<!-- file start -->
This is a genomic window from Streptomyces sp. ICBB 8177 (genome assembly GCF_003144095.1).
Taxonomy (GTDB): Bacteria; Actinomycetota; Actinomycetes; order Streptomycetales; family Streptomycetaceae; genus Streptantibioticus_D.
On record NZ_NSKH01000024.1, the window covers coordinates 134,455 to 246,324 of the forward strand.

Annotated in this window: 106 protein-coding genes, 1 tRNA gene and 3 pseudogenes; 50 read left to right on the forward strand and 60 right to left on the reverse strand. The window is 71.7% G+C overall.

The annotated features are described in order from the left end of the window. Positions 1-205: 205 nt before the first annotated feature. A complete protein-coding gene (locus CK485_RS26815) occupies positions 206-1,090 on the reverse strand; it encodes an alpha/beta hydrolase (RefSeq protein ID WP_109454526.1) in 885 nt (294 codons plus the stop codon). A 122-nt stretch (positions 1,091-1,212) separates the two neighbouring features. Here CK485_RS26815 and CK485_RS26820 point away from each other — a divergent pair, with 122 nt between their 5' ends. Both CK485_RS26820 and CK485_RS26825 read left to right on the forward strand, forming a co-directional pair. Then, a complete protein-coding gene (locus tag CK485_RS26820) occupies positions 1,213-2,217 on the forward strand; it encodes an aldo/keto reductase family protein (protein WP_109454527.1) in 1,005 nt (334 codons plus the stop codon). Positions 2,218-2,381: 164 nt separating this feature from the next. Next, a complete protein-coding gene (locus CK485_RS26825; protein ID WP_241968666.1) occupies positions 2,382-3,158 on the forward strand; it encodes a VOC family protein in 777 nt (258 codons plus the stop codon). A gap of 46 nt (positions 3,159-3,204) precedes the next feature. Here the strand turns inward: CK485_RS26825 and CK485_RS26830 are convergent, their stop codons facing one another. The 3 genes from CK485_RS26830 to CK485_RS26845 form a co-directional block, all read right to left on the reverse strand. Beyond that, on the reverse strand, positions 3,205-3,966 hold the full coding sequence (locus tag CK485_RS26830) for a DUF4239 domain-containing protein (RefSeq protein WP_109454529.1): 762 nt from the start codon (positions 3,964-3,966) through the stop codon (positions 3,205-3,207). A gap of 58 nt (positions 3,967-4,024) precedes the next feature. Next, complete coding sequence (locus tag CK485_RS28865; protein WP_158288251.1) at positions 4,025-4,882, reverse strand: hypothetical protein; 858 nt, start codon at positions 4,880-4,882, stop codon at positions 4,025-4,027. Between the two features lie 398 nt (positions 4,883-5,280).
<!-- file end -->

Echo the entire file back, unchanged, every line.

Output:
This is a genomic window from Streptomyces sp. ICBB 8177 (genome assembly GCF_003144095.1).
Taxonomy (GTDB): Bacteria; Actinomycetota; Actinomycetes; order Streptomycetales; family Streptomycetaceae; genus Streptantibioticus_D.
On record NZ_NSKH01000024.1, the window covers coordinates 134,455 to 246,324 of the forward strand.

Annotated in this window: 106 protein-coding genes, 1 tRNA gene and 3 pseudogenes; 50 read left to right on the forward strand and 60 right to left on the reverse strand. The window is 71.7% G+C overall.

The annotated features are described in order from the left end of the window. Positions 1-205: 205 nt before the first annotated feature. A complete protein-coding gene (locus CK485_RS26815) occupies positions 206-1,090 on the reverse strand; it encodes an alpha/beta hydrolase (RefSeq protein ID WP_109454526.1) in 885 nt (294 codons plus the stop codon). A 122-nt stretch (positions 1,091-1,212) separates the two neighbouring features. Here CK485_RS26815 and CK485_RS26820 point away from each other — a divergent pair, with 122 nt between their 5' ends. Both CK485_RS26820 and CK485_RS26825 read left to right on the forward strand, forming a co-directional pair. Then, a complete protein-coding gene (locus tag CK485_RS26820) occupies positions 1,213-2,217 on the forward strand; it encodes an aldo/keto reductase family protein (protein WP_109454527.1) in 1,005 nt (334 codons plus the stop codon). Positions 2,218-2,381: 164 nt separating this feature from the next. Next, a complete protein-coding gene (locus CK485_RS26825; protein ID WP_241968666.1) occupies positions 2,382-3,158 on the forward strand; it encodes a VOC family protein in 777 nt (258 codons plus the stop codon). A gap of 46 nt (positions 3,159-3,204) precedes the next feature. Here the strand turns inward: CK485_RS26825 and CK485_RS26830 are convergent, their stop codons facing one another. The 3 genes from CK485_RS26830 to CK485_RS26845 form a co-directional block, all read right to left on the reverse strand. Beyond that, on the reverse strand, positions 3,205-3,966 hold the full coding sequence (locus tag CK485_RS26830) for a DUF4239 domain-containing protein (RefSeq protein WP_109454529.1): 762 nt from the start codon (positions 3,964-3,966) through the stop codon (positions 3,205-3,207). A gap of 58 nt (positions 3,967-4,024) precedes the next feature. Next, complete coding sequence (locus tag CK485_RS28865; protein WP_158288251.1) at positions 4,025-4,882, reverse strand: hypothetical protein; 858 nt, start codon at positions 4,880-4,882, stop codon at positions 4,025-4,027. Between the two features lie 398 nt (positions 4,883-5,280).